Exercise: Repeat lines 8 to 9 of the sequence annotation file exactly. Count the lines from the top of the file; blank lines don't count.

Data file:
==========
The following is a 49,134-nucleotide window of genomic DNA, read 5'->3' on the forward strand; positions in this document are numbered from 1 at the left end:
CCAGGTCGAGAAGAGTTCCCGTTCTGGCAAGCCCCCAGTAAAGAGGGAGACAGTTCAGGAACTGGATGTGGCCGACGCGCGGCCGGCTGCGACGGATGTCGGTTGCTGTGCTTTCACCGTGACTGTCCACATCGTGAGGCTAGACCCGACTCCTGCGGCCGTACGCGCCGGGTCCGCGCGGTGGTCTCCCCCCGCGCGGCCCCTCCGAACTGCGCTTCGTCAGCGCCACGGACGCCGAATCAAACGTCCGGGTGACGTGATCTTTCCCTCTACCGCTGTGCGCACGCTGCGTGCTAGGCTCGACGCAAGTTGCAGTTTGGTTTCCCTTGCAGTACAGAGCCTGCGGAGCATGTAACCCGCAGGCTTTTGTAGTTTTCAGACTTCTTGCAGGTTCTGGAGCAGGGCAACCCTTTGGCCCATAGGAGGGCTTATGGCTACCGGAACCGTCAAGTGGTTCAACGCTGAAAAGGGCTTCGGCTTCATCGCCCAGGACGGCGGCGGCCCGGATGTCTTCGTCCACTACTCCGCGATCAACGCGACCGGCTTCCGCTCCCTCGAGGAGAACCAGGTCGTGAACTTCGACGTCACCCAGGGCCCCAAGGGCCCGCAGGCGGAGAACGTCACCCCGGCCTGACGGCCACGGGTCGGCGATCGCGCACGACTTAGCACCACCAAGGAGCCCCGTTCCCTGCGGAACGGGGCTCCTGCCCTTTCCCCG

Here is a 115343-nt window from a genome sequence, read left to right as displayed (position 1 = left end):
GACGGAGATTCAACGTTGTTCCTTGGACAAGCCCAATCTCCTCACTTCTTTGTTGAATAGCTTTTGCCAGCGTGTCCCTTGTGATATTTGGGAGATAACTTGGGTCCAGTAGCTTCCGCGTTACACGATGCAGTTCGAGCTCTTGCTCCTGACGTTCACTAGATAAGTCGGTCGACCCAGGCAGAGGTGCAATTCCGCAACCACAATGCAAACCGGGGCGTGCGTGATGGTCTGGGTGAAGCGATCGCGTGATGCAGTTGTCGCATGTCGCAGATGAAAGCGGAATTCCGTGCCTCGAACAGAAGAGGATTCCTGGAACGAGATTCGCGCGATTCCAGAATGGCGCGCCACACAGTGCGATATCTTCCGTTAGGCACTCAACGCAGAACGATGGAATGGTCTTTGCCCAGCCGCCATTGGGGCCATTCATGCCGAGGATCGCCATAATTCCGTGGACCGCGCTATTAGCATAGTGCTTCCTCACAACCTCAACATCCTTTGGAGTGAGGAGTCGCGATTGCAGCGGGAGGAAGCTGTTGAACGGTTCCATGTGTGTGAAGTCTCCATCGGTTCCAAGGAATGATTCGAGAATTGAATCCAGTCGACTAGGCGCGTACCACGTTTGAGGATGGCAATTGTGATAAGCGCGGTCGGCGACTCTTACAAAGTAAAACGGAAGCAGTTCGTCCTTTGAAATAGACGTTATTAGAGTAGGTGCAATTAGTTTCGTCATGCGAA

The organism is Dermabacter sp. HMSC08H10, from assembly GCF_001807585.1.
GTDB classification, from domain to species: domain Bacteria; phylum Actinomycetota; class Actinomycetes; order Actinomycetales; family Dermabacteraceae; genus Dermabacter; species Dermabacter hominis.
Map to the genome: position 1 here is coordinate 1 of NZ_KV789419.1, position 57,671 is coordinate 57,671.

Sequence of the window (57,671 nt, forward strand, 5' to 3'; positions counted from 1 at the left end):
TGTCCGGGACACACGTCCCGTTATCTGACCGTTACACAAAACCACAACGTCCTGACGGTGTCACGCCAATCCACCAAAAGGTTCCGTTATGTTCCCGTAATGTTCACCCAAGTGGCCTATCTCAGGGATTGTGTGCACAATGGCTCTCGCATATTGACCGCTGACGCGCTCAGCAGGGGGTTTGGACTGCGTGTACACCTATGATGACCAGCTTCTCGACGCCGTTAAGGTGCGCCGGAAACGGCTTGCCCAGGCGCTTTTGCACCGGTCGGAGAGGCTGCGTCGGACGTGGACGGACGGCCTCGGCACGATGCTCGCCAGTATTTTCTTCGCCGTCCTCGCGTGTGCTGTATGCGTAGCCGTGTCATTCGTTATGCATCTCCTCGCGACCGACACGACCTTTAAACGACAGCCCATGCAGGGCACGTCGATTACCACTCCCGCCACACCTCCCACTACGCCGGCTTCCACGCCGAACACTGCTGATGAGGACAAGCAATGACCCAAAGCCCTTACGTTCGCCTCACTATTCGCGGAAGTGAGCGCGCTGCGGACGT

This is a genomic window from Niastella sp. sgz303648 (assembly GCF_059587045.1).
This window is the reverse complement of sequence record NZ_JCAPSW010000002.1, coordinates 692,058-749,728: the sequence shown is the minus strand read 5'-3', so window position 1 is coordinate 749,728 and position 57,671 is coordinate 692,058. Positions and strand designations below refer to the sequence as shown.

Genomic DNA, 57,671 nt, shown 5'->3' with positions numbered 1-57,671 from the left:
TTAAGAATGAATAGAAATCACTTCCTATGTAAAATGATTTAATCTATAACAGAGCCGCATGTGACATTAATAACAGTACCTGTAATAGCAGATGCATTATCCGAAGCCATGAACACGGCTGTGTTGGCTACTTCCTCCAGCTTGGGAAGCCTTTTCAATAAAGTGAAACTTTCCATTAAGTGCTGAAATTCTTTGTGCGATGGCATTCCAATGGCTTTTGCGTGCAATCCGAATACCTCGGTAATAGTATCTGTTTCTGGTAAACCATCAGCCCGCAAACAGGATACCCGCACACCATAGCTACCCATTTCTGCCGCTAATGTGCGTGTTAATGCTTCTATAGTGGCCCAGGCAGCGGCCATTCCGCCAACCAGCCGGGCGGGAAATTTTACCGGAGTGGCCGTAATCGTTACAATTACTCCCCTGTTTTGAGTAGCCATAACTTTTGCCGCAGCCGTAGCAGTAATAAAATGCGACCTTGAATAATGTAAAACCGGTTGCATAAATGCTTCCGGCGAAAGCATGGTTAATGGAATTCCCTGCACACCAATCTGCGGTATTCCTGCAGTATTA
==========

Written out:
Sequence of the window (57,671 nt, forward strand, 5' to 3'; positions counted from 1 at the left end):
TGTCCGGGACACACGTCCCGTTATCTGACCGTTACACAAAACCACAACGTCCTGACGGTGTCACGCCAATCCACCAAAAGGTTCCGTTATGTTCCCGTAATGTTCACCCAAGTGGCCTATCTCAGGGATTGTGTGCACAATGGCTCTCGCATATTGACCGCTGACGCGCTCAGCAGGGGGTTTGGACTGCGTGTACACCTATGATGACCAGCTTCTCGACGCCGTTAAGGTGCGCCGGAAACGGCTTGCCCAGGCGCTTTTGCACCGGTCGGAGAGGCTGCGTCGGACGTGGACGGACGGCCTCGGCACGATGCTCGCCAGTATTTTCTTCGCCGTCCTCGCGTGTGCTGTATGCGTAGCCGTGTCATTCGTTATGCATCTCCTCGCGACCGACACGACCTTTAAACGACAGCCCATGCAGGGCACGTCGATTACCACTCCCGCCACACCTCCCACTACGCCGGCTTCCACGCCGAACACTGCTGATGAGGACAAGCAATGACCCAAAGCCCTTACGTTCGCCTCACTATTCGCGGAAGTGAGCGCGCTGCGGACGT